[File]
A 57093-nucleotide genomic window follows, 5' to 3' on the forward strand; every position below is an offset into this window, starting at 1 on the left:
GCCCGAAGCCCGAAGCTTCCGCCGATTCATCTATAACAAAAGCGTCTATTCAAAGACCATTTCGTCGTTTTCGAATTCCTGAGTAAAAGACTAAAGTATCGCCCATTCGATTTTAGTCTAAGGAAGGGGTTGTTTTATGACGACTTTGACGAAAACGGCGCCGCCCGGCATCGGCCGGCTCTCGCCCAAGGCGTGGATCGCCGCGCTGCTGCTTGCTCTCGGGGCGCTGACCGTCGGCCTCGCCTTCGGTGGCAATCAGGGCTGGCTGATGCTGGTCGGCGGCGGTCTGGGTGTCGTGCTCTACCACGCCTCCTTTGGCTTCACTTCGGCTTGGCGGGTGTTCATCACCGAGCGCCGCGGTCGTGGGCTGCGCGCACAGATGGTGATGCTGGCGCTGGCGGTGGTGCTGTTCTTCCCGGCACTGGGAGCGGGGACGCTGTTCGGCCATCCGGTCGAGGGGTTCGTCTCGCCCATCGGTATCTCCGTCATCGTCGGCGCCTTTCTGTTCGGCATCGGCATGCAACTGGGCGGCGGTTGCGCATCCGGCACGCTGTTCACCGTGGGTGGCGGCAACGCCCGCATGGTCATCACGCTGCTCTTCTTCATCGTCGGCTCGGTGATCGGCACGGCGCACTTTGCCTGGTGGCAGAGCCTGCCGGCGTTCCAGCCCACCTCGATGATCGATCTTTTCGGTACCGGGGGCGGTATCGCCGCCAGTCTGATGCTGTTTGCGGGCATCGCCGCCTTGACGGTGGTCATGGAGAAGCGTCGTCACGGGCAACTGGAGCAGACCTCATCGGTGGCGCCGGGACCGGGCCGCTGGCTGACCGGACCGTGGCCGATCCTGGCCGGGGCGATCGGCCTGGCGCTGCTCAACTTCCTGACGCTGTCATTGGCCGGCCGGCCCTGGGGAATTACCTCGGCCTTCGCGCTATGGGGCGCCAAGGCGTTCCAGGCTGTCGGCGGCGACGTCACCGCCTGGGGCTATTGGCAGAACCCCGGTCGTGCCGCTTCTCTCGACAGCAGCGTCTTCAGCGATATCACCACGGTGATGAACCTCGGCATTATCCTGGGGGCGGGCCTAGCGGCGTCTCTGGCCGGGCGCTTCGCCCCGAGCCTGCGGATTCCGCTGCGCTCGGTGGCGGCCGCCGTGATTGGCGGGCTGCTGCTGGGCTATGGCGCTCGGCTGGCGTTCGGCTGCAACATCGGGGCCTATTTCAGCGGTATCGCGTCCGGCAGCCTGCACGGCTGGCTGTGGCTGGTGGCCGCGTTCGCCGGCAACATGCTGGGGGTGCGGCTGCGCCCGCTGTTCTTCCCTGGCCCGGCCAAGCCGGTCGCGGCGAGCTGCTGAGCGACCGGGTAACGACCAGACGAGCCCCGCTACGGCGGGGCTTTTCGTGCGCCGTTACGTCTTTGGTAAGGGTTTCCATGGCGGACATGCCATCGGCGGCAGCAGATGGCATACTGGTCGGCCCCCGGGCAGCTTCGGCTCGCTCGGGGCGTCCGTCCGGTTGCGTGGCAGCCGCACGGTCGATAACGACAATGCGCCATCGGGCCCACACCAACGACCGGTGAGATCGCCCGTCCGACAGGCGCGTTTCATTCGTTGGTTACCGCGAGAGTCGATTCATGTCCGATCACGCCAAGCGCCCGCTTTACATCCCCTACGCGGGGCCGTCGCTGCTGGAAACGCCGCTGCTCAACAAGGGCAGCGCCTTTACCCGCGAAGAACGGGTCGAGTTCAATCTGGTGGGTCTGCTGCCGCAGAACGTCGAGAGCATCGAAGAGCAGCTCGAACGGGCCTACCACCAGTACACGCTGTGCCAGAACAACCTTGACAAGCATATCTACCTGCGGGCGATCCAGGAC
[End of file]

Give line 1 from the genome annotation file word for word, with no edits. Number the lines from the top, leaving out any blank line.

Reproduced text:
A 57093-nucleotide genomic window follows, 5' to 3' on the forward strand; every position below is an offset into this window, starting at 1 on the left: